COSMICOMEDY

 

Is It Art?

By: Lavinia Plonka

Let each (wo)man exercise the art(s) he knows.
Aristophanes (sort of)

I was visiting Venice a few years ago. Gosh, I love saying that.  I feel like one of those people who wave their martini or white wine (without spilling a drop) and gush, “When Henry and I were in the Galapagos last spring…”, “You know, I ran into GiGi at the Paris Opera on our last visit…”, “Oh, dear, remember when the Duchess and I walked out of that dreadful play on London’s West End…” My pinky starts to shoot out the side and my chin starts pointing skyward. Then I remember that I’m still paying off the Visa bill for that trip …
Back to Venice.  It happened to be the year of the Biennale.  Every two years, Venice hosts an international arts event.  One section of the city is a dedicated park with pavilions that were built from the 1920’s to the 1960’s housing each country’s installation.  Not every country is represented in this park, since the Biennale began when certain parts of the world didn’t know that art was something to be visited and purchased.  Those countries’ artists were busy dancing spirits into or out of the village, decorating pots for use in the home, making sculptures of their gods for ceremonial rituals, and composing music sung by the entire tribe.  So now countries like Iceland, Vietnam and Senegal have their installations in venues around the city.  You come out of a shop selling any number of pencil drawings or pastels of gondoliers (is that art?) and stumble into a Malaysian installation composed of two thousand action figures arranged on a tinsel wrapped pyramid. Iceland had dedicated an entire building to elf sightings.  Some countries emphasized the financial success of the artists (listing collections, museums, and items for purchase).  Others quixotically offered experiences like a huge dark room with a gigantic waterbed you could lie on while listening to unintelligible whispers on a soundtrack. 
Is art a commodity or an experience?  Are you an artist only if your work sells, or if you have moved someone by your efforts, even if you don’t make a dime?  Or neither?  Can you be an artist if no one ever sees your sculpture or hears you play the piano?  My artist husband Ron swings wildly back and forth between pursuing his definition of beauty and trying to figure out what will sell.  Andy Warhol once said, “Making money is art and working is art and good business is the best art.” But he also said, “An artist is somebody who produces things that people don’t need to have.” Yet I can just hear people talking at a gala saying, “I just had to have that sculpture on my lawn!”
I know someone who waited on line for four hours at the Museum of Modern Art when Marina Abramovic—had her latest show.  Abramovic—sat in the center of the room and by turns, each person sat opposite her and looked into her eyes.  That was it. My friend said it was an extraordinary experience that transcended explanation.  I wondered if it would have been just as extraordinary to look into someone else’s eyes.  Would it have been art?  And if so, who was the artist; the person who sat there, or the person who took the risk to look? Is Abramovic—the artist because the Museum said she was?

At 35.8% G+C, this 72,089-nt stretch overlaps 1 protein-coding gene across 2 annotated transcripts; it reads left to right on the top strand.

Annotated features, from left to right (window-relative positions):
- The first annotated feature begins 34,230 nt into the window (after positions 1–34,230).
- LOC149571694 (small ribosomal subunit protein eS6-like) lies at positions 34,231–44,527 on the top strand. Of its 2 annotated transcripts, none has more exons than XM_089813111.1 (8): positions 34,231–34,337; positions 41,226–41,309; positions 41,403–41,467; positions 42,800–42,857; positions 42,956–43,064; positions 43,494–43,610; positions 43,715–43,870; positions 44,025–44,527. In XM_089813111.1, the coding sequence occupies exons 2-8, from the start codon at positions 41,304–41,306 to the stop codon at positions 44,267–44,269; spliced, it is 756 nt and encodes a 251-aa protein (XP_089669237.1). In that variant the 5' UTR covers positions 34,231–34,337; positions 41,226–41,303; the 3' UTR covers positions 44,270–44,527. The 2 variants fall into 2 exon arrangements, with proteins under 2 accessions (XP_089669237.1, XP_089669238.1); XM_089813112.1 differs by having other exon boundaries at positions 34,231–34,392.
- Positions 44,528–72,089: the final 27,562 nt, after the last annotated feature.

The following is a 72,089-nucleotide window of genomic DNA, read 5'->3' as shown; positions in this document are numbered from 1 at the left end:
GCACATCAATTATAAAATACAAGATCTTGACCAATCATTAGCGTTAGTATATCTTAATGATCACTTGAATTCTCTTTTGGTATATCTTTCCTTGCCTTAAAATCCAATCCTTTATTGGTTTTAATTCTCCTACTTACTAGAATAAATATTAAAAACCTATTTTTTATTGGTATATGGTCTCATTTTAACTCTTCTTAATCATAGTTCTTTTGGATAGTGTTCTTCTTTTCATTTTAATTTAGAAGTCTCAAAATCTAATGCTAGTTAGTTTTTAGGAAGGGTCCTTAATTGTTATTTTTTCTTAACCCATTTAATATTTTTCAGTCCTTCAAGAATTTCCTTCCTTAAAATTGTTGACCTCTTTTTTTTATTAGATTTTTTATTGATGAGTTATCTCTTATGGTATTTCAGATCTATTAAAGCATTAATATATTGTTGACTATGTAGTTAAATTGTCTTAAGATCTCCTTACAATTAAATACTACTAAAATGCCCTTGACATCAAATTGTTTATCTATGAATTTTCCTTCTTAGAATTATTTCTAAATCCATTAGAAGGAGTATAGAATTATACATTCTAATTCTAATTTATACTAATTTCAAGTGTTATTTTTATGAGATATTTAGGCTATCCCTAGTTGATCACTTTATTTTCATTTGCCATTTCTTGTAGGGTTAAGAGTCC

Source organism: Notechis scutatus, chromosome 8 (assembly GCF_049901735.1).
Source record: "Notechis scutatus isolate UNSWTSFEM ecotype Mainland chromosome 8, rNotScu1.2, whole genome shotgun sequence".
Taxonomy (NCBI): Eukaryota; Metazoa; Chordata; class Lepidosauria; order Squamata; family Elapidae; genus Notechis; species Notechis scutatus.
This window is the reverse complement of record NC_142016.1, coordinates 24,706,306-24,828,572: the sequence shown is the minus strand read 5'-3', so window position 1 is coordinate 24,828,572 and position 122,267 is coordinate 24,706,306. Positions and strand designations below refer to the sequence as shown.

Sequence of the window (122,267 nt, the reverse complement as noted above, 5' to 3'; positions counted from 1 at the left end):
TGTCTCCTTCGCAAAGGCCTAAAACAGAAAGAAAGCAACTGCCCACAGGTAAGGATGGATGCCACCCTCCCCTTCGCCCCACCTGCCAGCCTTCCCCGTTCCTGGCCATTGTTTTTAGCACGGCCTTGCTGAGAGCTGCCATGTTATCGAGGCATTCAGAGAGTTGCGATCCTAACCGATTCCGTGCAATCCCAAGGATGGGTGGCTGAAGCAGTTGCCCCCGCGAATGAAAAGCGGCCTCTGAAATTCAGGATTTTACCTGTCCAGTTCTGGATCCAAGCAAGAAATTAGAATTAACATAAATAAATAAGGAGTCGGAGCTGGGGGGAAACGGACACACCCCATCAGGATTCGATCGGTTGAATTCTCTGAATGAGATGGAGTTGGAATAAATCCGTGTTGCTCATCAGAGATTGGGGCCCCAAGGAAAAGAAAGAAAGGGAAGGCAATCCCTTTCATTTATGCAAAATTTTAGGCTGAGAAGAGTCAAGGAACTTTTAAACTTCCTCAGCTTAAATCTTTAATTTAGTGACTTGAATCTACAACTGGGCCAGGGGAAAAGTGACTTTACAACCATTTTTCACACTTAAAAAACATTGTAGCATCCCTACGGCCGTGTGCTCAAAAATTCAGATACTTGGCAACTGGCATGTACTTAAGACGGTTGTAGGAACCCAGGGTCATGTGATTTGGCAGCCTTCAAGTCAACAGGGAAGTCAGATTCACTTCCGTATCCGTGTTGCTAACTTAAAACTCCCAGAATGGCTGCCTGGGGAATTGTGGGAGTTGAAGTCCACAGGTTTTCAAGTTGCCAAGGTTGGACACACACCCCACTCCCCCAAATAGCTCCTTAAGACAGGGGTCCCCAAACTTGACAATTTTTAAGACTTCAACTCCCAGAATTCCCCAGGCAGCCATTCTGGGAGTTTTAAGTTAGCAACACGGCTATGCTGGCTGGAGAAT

There is something about the act of creation that is one of the most satisfying experiences of being human.  I carry a vivid memory of the joy of creating a city out of mud I had shaped into towers using my mother’s best glassware. She was not nearly as pleased as I was.
Whether it’s the perfect turkey burger, pleasing flower arrangement, or spectacular production of Carmen, the artist resides in each of us.  Is the urge to create an egotistical impulse or some deep desire to link with “the Creator”?  Is it possible that each time I make a collage, or pull out my accordion to wail a gypsy melody that in my small way, I am playing, gulp, God?  Each time I write or act out in a play, am I not in some way a reflection of the grand theatrical performance called life?  Well, who created that?
When I was in Switzerland this past summer, (oops, there goes my pinky again), I was walking through a village outside Zurich.  In the middle of the town was a small plaza.  Surrounding an obelisk were dozens of gnomes and other small figurines, arranged with Swiss precision around the spire.  What touched me most of all was a lone dwarf, dressed in green, standing apart looking at the group.  Was he an outcast?  A visitor?  Were the other gnomes waiting in line to look into his eyes?  Was this the remnant of an installation from the Biennale?  Or was it perhaps some ancient, esoteric ritual that goes with cow bells?  I won’t forget it too soon and I thank the anonymous artist for providing me with an experience that transcends explanation.

When not making mudpies in the shape of Cabbage Patch dolls, Lavinia opens creative doors for the art of living via the Feldenkrais Method® and The Creative Body. http://laviniaplonka.com

 


Lavinia Plonka
Written by Lavinia Plonka